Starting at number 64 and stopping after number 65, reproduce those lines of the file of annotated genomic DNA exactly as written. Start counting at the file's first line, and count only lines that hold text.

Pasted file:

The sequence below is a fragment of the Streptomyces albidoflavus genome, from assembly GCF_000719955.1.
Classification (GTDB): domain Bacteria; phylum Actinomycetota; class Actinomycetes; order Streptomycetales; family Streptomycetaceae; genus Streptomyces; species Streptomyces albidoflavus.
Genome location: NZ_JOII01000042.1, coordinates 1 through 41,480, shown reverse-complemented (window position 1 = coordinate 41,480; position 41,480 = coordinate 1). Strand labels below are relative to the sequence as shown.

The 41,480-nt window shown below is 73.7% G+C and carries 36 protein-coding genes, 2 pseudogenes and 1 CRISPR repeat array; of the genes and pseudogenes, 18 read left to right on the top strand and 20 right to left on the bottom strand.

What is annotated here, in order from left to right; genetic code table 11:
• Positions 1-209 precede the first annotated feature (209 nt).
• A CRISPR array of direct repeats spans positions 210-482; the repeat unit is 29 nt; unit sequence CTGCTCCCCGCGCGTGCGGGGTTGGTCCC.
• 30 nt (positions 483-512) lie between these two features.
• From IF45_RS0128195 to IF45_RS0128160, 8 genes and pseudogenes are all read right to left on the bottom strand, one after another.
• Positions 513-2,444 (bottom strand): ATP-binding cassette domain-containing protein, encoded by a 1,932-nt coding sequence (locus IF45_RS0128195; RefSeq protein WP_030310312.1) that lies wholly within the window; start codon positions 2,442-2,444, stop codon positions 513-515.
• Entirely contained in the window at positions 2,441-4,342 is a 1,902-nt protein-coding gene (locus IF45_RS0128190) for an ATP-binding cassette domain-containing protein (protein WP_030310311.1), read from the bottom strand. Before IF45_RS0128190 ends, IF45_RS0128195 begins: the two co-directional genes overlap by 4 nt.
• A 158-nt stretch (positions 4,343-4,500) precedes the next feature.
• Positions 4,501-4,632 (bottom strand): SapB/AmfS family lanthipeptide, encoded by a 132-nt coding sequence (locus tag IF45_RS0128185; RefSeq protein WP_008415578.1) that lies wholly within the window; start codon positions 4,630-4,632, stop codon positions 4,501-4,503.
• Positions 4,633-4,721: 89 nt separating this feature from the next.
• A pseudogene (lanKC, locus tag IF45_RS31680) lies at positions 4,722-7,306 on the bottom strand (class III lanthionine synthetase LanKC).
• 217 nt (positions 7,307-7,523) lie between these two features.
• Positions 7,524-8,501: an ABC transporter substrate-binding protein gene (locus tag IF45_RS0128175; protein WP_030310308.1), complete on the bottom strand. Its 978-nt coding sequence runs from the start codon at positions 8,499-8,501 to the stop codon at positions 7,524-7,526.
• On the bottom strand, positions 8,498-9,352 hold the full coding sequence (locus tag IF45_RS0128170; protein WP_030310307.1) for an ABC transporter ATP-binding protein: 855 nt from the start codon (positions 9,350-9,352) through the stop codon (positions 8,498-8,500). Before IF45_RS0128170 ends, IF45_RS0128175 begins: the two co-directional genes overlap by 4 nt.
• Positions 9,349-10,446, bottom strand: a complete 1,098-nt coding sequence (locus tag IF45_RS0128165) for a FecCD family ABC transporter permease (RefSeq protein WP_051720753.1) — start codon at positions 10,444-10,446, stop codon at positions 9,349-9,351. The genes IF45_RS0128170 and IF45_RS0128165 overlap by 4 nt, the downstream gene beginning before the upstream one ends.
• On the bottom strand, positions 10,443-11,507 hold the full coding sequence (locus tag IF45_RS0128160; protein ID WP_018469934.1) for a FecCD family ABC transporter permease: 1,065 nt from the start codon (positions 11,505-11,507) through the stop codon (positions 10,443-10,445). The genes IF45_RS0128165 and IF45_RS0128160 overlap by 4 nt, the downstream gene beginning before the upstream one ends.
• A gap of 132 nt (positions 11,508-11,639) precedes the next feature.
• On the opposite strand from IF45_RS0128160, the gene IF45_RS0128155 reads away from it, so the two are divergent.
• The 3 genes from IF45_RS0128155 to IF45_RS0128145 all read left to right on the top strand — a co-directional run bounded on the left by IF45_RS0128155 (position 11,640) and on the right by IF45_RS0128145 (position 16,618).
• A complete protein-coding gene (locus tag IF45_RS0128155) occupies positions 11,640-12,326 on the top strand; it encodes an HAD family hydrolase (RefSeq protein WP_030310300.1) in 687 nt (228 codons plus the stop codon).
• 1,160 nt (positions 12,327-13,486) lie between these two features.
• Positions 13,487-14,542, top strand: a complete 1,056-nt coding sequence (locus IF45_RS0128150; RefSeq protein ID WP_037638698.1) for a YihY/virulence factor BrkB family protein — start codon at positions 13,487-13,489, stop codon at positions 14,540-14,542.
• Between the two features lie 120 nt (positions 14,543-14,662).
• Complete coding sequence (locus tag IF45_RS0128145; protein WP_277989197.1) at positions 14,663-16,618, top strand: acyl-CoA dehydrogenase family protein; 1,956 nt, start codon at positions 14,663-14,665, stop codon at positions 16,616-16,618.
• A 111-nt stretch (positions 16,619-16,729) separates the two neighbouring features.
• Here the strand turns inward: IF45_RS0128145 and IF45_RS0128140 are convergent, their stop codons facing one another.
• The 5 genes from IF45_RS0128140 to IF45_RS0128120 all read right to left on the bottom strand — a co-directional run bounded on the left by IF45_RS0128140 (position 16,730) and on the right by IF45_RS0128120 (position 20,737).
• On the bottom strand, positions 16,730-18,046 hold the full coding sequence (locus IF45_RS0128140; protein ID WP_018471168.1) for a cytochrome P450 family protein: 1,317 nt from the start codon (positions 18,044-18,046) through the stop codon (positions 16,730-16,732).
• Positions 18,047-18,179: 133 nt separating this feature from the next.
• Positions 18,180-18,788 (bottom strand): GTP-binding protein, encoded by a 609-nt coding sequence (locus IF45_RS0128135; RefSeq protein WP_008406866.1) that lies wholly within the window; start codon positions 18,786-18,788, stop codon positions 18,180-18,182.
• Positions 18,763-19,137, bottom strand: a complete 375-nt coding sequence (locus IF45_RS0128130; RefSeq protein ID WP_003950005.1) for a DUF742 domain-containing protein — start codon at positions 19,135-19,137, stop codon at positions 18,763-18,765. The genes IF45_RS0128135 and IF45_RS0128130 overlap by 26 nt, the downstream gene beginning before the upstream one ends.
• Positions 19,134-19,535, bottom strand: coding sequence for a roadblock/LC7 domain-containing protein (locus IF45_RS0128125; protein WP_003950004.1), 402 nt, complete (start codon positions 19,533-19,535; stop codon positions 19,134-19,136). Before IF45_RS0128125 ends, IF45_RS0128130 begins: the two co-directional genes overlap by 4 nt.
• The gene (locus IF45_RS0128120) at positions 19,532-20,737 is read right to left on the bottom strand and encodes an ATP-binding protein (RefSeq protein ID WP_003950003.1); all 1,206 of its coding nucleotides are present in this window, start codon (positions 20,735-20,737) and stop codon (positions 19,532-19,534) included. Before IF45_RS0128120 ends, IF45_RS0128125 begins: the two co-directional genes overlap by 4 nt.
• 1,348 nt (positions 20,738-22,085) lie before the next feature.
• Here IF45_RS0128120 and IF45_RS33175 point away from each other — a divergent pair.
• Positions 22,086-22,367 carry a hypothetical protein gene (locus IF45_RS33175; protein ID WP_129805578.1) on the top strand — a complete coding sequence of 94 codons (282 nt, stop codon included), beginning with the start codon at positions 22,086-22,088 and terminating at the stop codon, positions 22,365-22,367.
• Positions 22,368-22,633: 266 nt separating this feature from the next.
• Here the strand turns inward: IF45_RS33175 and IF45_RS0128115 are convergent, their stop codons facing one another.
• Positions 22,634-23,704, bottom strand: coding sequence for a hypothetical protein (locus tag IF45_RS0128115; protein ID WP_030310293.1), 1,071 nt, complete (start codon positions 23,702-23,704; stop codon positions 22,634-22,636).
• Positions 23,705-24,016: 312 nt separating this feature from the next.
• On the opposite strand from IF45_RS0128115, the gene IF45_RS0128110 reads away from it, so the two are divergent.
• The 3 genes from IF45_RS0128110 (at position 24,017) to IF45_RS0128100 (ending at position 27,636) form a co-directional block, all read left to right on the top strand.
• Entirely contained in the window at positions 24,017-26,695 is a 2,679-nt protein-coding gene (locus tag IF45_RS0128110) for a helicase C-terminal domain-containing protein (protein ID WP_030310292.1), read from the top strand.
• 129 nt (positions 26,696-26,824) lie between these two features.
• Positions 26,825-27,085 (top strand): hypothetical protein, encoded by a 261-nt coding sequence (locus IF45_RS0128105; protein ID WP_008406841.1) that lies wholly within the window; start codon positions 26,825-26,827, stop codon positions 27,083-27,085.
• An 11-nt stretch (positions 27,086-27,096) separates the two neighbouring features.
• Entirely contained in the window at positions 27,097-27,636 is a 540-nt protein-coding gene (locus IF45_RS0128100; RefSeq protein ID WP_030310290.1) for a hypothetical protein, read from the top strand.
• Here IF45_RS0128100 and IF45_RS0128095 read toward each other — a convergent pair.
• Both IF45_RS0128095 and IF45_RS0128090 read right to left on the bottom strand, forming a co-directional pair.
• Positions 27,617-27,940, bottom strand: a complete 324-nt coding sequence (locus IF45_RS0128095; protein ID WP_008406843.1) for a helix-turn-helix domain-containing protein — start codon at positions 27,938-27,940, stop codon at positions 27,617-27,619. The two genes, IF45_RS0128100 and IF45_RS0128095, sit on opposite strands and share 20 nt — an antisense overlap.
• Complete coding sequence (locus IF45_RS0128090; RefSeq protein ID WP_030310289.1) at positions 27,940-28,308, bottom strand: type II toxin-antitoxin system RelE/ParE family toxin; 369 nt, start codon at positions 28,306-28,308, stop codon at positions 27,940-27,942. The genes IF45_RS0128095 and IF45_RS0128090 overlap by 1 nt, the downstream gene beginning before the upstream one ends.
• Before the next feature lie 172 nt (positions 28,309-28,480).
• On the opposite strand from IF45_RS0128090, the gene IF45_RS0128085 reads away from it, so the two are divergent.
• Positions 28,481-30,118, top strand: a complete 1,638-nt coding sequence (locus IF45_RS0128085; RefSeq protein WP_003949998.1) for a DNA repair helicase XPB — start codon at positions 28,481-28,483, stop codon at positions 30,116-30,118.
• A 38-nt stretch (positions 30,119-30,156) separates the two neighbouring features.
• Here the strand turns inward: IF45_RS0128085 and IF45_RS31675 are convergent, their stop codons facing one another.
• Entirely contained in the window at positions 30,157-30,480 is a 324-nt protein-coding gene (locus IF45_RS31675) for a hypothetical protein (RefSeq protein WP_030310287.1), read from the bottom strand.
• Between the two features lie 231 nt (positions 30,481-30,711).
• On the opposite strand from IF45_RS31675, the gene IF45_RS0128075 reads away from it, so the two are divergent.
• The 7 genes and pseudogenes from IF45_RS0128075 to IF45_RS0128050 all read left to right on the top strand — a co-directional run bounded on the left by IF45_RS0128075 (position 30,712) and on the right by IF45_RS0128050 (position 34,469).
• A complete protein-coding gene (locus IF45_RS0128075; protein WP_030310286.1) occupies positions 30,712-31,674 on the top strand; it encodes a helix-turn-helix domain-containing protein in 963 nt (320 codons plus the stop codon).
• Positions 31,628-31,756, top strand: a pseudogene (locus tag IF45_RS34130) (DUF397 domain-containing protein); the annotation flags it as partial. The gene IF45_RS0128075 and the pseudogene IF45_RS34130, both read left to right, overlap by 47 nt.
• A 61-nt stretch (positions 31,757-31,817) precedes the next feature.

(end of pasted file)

• The 7 genes and pseudogenes from IF45_RS0128075 to IF45_RS0128050 all read left to right on the top strand — a co-directional run bounded on the left by IF45_RS0128075 (position 30,712) and on the right by IF45_RS0128050 (position 34,469).
• A complete protein-coding gene (locus IF45_RS0128075; protein WP_030310286.1) occupies positions 30,712-31,674 on the top strand; it encodes a helix-turn-helix domain-containing protein in 963 nt (320 codons plus the stop codon).